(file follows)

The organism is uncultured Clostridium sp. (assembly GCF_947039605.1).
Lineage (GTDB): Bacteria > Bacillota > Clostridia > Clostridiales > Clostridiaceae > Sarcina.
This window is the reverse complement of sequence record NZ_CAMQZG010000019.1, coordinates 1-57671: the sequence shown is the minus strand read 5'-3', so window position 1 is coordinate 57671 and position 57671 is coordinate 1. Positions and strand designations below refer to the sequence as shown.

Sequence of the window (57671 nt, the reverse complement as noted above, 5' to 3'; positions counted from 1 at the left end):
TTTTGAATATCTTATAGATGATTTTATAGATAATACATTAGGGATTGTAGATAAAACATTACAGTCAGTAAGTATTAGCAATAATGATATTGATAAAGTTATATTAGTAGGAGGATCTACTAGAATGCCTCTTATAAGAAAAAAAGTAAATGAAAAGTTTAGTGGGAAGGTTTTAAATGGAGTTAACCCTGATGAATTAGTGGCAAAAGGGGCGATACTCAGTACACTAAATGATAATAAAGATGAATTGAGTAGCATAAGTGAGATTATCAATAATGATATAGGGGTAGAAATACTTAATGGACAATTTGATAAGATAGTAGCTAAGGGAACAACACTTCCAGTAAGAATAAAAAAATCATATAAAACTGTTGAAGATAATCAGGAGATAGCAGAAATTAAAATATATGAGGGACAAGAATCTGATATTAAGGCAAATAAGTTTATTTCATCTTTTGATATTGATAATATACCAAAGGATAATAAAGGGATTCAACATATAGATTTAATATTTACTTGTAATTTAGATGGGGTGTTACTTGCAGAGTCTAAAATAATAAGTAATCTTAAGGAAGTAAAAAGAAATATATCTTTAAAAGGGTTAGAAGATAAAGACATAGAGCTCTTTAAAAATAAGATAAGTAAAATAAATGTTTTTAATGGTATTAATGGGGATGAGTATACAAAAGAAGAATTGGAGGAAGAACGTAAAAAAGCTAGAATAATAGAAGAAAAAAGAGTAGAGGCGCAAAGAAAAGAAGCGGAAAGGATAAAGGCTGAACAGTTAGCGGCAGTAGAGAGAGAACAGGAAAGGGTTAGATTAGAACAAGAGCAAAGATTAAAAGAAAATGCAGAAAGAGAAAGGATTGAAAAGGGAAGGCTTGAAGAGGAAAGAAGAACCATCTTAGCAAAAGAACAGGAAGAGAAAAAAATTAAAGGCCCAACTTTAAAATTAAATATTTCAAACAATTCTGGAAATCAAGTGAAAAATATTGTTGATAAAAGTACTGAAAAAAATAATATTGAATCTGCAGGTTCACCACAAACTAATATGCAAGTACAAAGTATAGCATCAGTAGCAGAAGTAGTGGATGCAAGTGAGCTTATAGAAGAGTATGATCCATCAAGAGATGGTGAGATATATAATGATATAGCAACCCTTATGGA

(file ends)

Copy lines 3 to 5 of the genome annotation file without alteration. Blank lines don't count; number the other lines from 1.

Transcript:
This window is the reverse complement of sequence record NZ_CAMQZG010000019.1, coordinates 1-57671: the sequence shown is the minus strand read 5'-3', so window position 1 is coordinate 57671 and position 57671 is coordinate 1. Positions and strand designations below refer to the sequence as shown.

Sequence of the window (57671 nt, the reverse complement as noted above, 5' to 3'; positions counted from 1 at the left end):
TTTTGAATATCTTATAGATGATTTTATAGATAATACATTAGGGATTGTAGATAAAACATTACAGTCAGTAAGTATTAGCAATAATGATATTGATAAAGTTATATTAGTAGGAGGATCTACTAGAATGCCTCTTATAAGAAAAAAAGTAAATGAAAAGTTTAGTGGGAAGGTTTTAAATGGAGTTAACCCTGATGAATTAGTGGCAAAAGGGGCGATACTCAGTACACTAAATGATAATAAAGATGAATTGAGTAGCATAAGTGAGATTATCAATAATGATATAGGGGTAGAAATACTTAATGGACAATTTGATAAGATAGTAGCTAAGGGAACAACACTTCCAGTAAGAATAAAAAAATCATATAAAACTGTTGAAGATAATCAGGAGATAGCAGAAATTAAAATATATGAGGGACAAGAATCTGATATTAAGGCAAATAAGTTTATTTCATCTTTTGATATTGATAATATACCAAAGGATAATAAAGGGATTCAACATATAGATTTAATATTTACTTGTAATTTAGATGGGGTGTTACTTGCAGAGTCTAAAATAATAAGTAATCTTAAGGAAGTAAAAAGAAATATATCTTTAAAAGGGTTAGAAGATAAAGACATAGAGCTCTTTAAAAATAAGATAAGTAAAATAAATGTTTTTAATGGTATTAATGGGGATGAGTATACAAAAGAAGAATTGGAGGAAGAACGTAAAAAAGCTAGAATAATAGAAGAAAAAAGAGTAGAGGCGCAAAGAAAAGAAGCGGAAAGGATAAAGGCTGAACAGTTAGCGGCAGTAGAGAGAGAACAGGAAAGGGTTAGATTAGAACAAGAGCAAAGATTAAAAGAAAATGCAGAAAGAGAAAGGATTGAAAAGGGAAGGCTTGAAGAGGAAAGAAGAACCATCTTAGCAAAAGAACAGGAAGAGAAAAAAATTAAAGGCCCAACTTTAAAATTAAATATTTCAAACAATTCTGGAAATCAAGTGAAAAATATTGTTGATAAAAGTACTGAAAAAAATAATATTGAATCTGCAGGTTCACCACAAACTAATATGCAAGTACAAAGTATAGCATCAGTAGCAGAAGTAGTGGATGCAAGTGAGCTTATAGAAGAGTATGATCCATCAAGAGATGGTGAGATATATAATGATATAGCAACCCTTATGGA